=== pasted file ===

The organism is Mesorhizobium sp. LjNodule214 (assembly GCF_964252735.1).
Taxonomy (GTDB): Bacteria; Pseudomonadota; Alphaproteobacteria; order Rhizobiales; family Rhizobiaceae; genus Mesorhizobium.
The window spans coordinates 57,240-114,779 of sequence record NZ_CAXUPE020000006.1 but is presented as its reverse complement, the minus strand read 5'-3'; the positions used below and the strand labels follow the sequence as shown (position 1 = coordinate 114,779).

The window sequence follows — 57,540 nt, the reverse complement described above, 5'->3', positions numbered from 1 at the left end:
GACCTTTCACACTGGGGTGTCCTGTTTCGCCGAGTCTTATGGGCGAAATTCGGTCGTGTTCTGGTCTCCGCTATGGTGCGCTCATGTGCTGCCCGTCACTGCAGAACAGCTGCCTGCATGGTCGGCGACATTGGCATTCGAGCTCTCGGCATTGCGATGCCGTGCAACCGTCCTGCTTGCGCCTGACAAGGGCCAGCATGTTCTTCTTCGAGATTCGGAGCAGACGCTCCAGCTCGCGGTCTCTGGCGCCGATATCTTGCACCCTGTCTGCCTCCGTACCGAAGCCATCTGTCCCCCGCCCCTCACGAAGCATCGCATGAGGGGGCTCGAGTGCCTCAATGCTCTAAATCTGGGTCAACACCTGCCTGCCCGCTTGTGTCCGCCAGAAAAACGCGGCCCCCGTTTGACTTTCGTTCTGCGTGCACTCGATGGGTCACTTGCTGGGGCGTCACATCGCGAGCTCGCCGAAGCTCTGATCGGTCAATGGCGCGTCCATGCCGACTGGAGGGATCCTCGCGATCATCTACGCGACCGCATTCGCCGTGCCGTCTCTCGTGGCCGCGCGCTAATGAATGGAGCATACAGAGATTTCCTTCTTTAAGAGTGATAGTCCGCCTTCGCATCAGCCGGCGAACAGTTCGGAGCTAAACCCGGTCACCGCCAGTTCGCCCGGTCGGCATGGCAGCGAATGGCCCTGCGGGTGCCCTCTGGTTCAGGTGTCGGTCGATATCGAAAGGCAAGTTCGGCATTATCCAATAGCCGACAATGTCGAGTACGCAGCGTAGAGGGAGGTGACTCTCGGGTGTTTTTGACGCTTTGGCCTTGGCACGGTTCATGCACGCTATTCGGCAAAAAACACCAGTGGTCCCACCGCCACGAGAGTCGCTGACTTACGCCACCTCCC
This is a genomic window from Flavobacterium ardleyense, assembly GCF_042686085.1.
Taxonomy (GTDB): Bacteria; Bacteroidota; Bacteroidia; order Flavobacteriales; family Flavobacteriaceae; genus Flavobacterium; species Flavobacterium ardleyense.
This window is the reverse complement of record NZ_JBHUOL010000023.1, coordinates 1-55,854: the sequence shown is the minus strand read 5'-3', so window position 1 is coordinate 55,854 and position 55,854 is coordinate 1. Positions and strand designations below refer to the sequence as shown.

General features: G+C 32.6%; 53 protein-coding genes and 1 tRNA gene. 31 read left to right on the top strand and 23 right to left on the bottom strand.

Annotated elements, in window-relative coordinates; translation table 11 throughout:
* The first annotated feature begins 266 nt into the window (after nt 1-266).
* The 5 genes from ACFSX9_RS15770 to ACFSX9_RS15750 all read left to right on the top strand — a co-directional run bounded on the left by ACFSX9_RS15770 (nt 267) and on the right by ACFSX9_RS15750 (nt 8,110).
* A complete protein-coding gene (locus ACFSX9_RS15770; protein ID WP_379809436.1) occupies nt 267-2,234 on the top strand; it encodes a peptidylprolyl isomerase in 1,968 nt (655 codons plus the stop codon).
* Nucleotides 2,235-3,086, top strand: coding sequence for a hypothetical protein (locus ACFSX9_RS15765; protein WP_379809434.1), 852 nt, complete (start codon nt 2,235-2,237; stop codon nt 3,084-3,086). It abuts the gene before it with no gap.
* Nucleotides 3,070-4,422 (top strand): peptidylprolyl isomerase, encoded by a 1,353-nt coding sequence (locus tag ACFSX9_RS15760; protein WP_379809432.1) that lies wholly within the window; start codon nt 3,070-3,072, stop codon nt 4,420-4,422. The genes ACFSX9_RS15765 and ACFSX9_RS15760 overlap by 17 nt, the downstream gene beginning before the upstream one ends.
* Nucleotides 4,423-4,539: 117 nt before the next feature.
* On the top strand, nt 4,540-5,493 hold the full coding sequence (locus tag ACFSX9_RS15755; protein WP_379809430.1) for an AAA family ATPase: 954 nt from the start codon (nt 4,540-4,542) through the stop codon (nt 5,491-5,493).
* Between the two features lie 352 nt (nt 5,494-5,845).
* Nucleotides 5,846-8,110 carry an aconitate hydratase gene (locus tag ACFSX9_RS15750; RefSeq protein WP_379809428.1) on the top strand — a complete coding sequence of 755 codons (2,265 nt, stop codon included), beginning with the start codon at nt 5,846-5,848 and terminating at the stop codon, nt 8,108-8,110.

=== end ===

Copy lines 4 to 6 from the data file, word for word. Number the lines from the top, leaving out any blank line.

The window sequence follows — 57,540 nt, the reverse complement described above, 5'->3', positions numbered from 1 at the left end:
GACCTTTCACACTGGGGTGTCCTGTTTCGCCGAGTCTTATGGGCGAAATTCGGTCGTGTTCTGGTCTCCGCTATGGTGCGCTCATGTGCTGCCCGTCACTGCAGAACAGCTGCCTGCATGGTCGGCGACATTGGCATTCGAGCTCTCGGCATTGCGATGCCGTGCAACCGTCCTGCTTGCGCCTGACAAGGGCCAGCATGTTCTTCTTCGAGATTCGGAGCAGACGCTCCAGCTCGCGGTCTCTGGCGCCGATATCTTGCACCCTGTCTGCCTCCGTACCGAAGCCATCTGTCCCCCGCCCCTCACGAAGCATCGCATGAGGGGGCTCGAGTGCCTCAATGCTCTAAATCTGGGTCAACACCTGCCTGCCCGCTTGTGTCCGCCAGAAAAACGCGGCCCCCGTTTGACTTTCGTTCTGCGTGCACTCGATGGGTCACTTGCTGGGGCGTCACATCGCGAGCTCGCCGAAGCTCTGATCGGTCAATGGCGCGTCCATGCCGACTGGAGGGATCCTCGCGATCATCTACGCGACCGCATTCGCCGTGCCGTCTCTCGTGGCCGCGCGCTAATGAATGGAGCATACAGAGATTTCCTTCTTTAAGAGTGATAGTCCGCCTTCGCATCAGCCGGCGAACAGTTCGGAGCTAAACCCGGTCACCGCCAGTTCGCCCGGTCGGCATGGCAGCGAATGGCCCTGCGGGTGCCCTCTGGTTCAGGTGTCGGTCGATATCGAAAGGCAAGTTCGGCATTATCCAATAGCCGACAATGTCGAGTACGCAGCGTAGAGGGAGGTGACTCTCGGGTGTTTTTGACGCTTTGGCCTTGGCACGGTTCATGCACGCTATTCGGCAAAAAACACCAGTGGTCCCACCGCCACGAGAGTCGCTGACTTACGCCACCTCCC
This is a genomic window from Flavobacterium ardleyense, assembly GCF_042686085.1.